Tag Archives: david nelligan

The Monotone (Ein Ton)

Ein Ton Sheet MusicThis haunting song comprises a vocal melody of just a single note. Of the 1914 songs I’ve covered so far, this is probably the most avant-garde. It was written in 1854 by German composer Peter Cornelius. The version I first discovered is on The U.S. National Library of Congress music website, National Jukebox. It was sung by world-famous Romanian-born American soprano Alma Gluck. She was accompanied on violin by Efrem Zimbalist, who she later married. It was recorded in New York on November 15th, 1914 with Samuel Chotzinoff on piano. You can listen to that version here.

The process of figuring out such a compositionally unusual song was difficult. I felt like I was getting tinnitis as I tried to work out the chords. Eventually I discovered a sheet music resource online called The Mutopia Project. Here I found sheet music (which as a self-taught semi-illiterate musician I could probably decipher with a bit of work) and MIDI files (which is better than sheet music for most home-recording nerds). The monotonous vocal melody is compensated for by the rich harmonic line on the piano. The metaphysical lyric is full of grief and hopelessness until the last verse when the chords switch from minor to major and the monotonous vocal line is given a completely different context and mood.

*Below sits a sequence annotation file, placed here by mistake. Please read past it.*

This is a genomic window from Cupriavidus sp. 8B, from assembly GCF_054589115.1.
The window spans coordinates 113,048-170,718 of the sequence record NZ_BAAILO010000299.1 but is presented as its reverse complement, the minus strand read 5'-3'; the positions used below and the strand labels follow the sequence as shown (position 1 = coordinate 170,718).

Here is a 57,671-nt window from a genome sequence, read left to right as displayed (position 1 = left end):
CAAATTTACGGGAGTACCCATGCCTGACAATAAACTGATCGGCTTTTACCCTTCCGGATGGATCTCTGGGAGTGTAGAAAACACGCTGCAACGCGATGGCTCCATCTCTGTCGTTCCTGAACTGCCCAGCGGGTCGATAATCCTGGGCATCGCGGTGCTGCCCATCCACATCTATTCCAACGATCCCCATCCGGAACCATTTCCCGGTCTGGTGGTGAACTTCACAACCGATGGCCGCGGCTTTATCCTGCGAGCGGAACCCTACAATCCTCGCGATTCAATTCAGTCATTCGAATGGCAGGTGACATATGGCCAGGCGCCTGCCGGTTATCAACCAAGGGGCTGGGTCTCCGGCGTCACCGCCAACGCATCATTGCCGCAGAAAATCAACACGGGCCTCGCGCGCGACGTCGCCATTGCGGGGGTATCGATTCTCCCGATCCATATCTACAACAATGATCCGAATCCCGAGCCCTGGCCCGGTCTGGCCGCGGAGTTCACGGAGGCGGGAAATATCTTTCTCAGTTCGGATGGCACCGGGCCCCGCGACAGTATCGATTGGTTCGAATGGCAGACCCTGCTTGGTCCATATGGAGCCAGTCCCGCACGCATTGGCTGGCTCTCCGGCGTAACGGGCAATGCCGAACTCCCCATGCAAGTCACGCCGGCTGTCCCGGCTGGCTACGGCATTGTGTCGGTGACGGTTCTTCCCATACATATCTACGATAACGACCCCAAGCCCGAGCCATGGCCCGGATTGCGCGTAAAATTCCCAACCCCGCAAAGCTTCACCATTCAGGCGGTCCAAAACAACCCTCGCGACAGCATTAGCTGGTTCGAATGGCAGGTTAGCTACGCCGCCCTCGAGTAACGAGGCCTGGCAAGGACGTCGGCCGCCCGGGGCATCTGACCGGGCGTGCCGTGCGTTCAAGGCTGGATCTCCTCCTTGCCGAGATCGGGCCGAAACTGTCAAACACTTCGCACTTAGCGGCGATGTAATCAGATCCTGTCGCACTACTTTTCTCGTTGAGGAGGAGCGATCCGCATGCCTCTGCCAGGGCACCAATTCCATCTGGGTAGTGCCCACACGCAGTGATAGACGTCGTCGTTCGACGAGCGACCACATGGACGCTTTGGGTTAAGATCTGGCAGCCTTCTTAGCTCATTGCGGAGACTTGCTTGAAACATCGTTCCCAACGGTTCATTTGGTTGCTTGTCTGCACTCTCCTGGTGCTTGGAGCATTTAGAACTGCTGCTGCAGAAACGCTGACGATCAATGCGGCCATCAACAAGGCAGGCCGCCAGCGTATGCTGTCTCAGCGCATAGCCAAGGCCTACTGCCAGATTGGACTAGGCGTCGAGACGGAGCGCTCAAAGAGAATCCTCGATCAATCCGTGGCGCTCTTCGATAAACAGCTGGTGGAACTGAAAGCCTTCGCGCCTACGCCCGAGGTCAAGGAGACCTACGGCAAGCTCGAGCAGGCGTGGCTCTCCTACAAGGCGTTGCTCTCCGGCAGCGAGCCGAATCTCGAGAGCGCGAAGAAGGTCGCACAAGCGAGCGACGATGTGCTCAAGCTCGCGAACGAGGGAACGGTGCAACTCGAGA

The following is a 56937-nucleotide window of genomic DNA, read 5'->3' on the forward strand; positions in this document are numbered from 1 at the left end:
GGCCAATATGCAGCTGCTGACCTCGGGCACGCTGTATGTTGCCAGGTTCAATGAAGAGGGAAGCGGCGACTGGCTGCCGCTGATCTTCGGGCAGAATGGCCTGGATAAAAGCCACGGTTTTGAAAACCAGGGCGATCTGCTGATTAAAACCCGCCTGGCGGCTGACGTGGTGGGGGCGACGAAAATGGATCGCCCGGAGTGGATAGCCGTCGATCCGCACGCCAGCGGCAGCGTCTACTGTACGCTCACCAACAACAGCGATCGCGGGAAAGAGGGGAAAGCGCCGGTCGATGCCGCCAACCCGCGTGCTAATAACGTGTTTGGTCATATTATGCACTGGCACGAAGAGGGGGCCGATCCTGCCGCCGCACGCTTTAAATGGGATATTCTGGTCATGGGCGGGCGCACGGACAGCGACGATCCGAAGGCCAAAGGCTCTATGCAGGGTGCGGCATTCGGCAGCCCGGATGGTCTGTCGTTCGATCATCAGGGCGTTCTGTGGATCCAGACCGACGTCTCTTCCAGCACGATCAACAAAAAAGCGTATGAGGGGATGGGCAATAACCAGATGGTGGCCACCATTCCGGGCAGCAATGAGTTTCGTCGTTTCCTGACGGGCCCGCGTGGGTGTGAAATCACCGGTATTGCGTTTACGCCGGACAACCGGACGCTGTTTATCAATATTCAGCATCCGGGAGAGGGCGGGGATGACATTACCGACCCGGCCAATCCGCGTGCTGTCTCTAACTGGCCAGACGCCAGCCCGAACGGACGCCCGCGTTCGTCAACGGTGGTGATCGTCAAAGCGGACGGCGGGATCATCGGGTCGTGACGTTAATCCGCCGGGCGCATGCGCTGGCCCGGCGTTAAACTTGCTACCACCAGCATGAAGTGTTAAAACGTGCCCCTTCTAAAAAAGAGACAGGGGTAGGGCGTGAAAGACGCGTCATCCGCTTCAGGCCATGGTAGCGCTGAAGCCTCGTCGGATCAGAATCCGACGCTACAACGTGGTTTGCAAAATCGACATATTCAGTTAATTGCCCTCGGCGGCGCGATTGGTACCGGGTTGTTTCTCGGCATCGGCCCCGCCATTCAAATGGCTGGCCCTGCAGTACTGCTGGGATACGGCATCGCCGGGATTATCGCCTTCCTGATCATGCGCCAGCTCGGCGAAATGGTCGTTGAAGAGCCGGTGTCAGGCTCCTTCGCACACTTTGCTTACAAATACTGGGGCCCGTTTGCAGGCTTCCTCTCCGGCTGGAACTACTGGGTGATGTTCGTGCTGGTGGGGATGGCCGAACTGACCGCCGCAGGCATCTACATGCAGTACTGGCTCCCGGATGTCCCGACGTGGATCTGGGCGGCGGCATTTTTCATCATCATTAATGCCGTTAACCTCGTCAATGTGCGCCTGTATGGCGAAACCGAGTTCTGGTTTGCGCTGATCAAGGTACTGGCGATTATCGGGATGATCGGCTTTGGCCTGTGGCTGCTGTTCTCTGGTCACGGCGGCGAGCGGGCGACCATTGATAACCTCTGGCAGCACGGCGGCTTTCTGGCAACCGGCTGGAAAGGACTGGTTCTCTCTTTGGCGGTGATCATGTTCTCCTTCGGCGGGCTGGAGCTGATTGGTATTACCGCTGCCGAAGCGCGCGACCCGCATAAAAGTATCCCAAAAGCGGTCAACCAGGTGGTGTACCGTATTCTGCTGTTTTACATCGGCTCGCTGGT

In my research, I found some contemporary versions of this song. In the first I’ve posted, taken from Antonio Faieta’s YouTube channel, you can hear the original German lyrics. The second is an instrumental version, saxophonist Ties Mellema plays the vocal melody with his left hand as he has injured his right. Just as it can be challenging to sing such a monotonous melody without it becoming boring, playing a one note melody on any instrument requires excellent dynamic control and imaginative phrasing, evidenced here by an exemplary performance. As I considered how to arrange and record the song myself, I toyed with the idea of playing the piano melody (the part reimagined by Zimbalist for violin in the 1914 version) on an electric guitar. I tried it out but opted in the end for the simplest piano arrangement with layered heavily-effected vocals. I used some unusual EQ settings on some of the layered vocals, emphasising the exact frequencies that correlated to the consistent ‘B’ note of the vocal melody to cause some distortion effects. I also added an almost imperceptible drone, a feedback effect that grows and grows until the chords change to major. In short, I had some fun with it.

I hear a tone
so wondrous rare,
it fills my heart
’tis ever there.

Ah, can it be
the last faint breath
that stirr’d thy pallid lips ere death?

Is it the tender monotone
of church bell which for thee made moan?

Lo, still it comes!
So full, so clear,
as though thy soul
were floating near…

As though with love and yearning deep
you sang my bitter pain to sleep.

This video is intended to explain the concept behind this music archive revival blog. Please share it with any musicians you know who might be interested in reinterpreting a song from 1914.

The English translation of the lyrics was made some time before 1894 and is attributed to C. Hugo Laubach. I found this information on The Lied, Art Song, and Choral Texts Archive, a great resource for finding lyrics and authorship information of classical music. The original lyrics in German are also available.

If you have any further information on this song, please feel free to write a comment (or email me). Let’s get a discussion going! Are there other notable modern versions of this song? Does this song mean something special to you? Any feedback or historical background information is very welcome.